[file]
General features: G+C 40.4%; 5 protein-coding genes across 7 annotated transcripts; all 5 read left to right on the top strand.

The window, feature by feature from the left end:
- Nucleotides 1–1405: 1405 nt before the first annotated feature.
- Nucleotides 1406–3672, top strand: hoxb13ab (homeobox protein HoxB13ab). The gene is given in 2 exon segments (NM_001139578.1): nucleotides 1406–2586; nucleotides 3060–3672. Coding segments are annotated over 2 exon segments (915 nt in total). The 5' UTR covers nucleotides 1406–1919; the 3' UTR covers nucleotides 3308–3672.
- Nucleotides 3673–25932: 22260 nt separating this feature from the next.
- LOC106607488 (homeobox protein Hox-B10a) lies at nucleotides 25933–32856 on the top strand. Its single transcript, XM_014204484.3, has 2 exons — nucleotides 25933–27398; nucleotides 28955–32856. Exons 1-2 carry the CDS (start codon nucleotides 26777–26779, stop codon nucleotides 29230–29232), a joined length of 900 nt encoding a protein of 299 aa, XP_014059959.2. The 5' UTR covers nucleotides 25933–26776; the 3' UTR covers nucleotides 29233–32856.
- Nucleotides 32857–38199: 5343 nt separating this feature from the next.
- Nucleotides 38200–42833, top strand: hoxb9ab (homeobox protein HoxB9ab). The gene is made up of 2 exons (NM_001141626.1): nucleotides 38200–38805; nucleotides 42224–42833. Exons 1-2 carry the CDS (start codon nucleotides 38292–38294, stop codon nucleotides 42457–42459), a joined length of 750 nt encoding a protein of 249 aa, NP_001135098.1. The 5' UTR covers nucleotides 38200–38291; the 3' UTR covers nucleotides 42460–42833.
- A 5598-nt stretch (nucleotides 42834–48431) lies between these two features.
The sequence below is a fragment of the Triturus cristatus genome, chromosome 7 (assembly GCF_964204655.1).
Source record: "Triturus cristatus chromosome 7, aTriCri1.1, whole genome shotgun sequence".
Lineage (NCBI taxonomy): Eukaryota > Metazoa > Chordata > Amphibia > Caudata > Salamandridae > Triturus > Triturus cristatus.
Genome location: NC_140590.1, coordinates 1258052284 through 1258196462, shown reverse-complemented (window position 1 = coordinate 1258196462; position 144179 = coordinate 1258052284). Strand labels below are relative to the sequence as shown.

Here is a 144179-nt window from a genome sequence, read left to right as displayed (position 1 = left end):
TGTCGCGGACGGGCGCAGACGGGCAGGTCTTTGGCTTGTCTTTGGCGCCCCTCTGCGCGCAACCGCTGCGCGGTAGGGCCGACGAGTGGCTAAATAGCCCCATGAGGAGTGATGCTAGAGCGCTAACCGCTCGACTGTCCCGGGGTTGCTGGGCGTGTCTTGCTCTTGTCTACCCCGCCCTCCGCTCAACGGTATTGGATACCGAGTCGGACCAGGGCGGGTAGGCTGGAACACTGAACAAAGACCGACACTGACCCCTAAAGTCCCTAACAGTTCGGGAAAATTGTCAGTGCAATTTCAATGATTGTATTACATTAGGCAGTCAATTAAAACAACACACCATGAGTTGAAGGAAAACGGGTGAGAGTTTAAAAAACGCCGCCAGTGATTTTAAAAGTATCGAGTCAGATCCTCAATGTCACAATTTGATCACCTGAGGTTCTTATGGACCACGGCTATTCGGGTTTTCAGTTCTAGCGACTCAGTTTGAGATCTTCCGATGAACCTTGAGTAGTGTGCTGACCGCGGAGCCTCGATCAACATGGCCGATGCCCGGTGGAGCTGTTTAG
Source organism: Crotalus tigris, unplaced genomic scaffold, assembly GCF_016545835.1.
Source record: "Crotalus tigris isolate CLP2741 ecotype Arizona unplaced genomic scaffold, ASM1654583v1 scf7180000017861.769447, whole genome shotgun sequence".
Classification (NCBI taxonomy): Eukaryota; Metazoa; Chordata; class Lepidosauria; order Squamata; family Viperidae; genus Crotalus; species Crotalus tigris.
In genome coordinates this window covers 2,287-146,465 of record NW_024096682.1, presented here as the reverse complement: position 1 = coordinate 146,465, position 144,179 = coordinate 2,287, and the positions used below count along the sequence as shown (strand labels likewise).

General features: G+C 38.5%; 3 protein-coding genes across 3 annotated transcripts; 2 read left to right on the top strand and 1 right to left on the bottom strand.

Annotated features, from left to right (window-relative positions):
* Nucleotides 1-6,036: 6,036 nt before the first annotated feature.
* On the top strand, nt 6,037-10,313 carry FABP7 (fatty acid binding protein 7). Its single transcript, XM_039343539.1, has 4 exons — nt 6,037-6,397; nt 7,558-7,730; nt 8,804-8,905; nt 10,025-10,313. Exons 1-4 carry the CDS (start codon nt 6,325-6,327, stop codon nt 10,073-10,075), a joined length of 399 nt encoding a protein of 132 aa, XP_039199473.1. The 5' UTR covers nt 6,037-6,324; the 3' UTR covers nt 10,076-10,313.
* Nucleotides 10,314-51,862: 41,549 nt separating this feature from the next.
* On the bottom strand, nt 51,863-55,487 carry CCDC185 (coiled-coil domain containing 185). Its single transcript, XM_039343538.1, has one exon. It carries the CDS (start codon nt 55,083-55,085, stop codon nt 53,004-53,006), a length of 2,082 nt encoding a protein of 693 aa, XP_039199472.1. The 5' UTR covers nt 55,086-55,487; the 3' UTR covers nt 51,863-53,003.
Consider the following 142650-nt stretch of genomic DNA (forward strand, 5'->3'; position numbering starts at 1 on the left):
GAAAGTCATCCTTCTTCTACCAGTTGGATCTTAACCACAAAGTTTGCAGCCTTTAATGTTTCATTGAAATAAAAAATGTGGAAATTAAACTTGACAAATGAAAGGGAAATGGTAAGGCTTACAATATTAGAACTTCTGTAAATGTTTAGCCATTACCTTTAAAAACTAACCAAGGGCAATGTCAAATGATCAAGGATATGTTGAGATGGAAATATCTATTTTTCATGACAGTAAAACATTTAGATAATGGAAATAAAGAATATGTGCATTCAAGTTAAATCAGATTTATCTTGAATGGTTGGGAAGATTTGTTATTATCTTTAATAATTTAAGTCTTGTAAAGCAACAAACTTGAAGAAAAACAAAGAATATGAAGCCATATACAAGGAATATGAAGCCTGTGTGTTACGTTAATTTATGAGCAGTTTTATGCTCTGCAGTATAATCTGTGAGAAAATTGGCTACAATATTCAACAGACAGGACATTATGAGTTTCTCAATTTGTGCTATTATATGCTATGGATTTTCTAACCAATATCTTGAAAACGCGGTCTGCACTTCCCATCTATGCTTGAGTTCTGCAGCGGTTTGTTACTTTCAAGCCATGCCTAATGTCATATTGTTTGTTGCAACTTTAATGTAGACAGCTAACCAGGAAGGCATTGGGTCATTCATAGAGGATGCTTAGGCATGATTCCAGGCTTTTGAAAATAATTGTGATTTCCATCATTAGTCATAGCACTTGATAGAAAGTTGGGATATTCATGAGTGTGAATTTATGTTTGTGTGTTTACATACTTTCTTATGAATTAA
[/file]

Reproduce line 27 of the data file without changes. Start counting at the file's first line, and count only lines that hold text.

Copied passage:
GAAAGTCATCCTTCTTCTACCAGTTGGATCTTAACCACAAAGTTTGCAGCCTTTAATGTTTCATTGAAATAAAAAATGTGGAAATTAAACTTGACAAATGAAAGGGAAATGGTAAGGCTTACAATATTAGAACTTCTGTAAATGTTTAGCCATTACCTTTAAAAACTAACCAAGGGCAATGTCAAATGATCAAGGATATGTTGAGATGGAAATATCTATTTTTCATGACAGTAAAACATTTAGATAATGGAAATAAAGAATATGTGCATTCAAGTTAAATCAGATTTATCTTGAATGGTTGGGAAGATTTGTTATTATCTTTAATAATTTAAGTCTTGTAAAGCAACAAACTTGAAGAAAAACAAAGAATATGAAGCCATATACAAGGAATATGAAGCCTGTGTGTTACGTTAATTTATGAGCAGTTTTATGCTCTGCAGTATAATCTGTGAGAAAATTGGCTACAATATTCAACAGACAGGACATTATGAGTTTCTCAATTTGTGCTATTATATGCTATGGATTTTCTAACCAATATCTTGAAAACGCGGTCTGCACTTCCCATCTATGCTTGAGTTCTGCAGCGGTTTGTTACTTTCAAGCCATGCCTAATGTCATATTGTTTGTTGCAACTTTAATGTAGACAGCTAACCAGGAAGGCATTGGGTCATTCATAGAGGATGCTTAGGCATGATTCCAGGCTTTTGAAAATAATTGTGATTTCCATCATTAGTCATAGCACTTGATAGAAAGTTGGGATATTCATGAGTGTGAATTTATGTTTGTGTGTTTACATACTTTCTTATGAATTAA